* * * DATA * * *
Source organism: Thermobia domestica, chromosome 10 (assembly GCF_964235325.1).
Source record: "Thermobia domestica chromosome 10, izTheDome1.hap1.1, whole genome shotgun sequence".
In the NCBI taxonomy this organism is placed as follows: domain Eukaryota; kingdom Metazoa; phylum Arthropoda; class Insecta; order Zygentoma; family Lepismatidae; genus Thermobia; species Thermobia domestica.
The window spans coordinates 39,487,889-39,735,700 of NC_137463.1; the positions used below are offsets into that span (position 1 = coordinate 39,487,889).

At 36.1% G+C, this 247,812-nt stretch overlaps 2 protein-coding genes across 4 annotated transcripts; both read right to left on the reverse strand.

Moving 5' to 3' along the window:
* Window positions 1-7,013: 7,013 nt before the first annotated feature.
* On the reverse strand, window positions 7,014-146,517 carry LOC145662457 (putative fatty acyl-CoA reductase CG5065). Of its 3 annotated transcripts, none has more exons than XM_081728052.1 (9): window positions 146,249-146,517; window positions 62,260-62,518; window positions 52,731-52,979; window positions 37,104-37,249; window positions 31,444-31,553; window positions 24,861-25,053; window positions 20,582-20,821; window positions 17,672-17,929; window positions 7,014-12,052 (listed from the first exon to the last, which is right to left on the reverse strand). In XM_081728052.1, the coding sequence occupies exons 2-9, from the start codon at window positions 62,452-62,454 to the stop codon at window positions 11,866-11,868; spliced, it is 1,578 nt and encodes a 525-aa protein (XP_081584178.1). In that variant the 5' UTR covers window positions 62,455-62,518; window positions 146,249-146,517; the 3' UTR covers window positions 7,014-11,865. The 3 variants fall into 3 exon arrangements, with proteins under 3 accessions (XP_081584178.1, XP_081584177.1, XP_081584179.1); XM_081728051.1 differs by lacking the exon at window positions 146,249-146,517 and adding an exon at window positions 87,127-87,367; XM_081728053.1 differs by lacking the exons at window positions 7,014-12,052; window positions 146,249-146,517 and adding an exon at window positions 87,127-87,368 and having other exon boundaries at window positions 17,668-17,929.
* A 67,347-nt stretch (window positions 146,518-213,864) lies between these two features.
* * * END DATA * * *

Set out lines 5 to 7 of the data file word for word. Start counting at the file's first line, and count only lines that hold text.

At 36.1% G+C, this 247,812-nt stretch overlaps 2 protein-coding genes across 4 annotated transcripts; both read right to left on the reverse strand.

Moving 5' to 3' along the window:
* Window positions 1-7,013: 7,013 nt before the first annotated feature.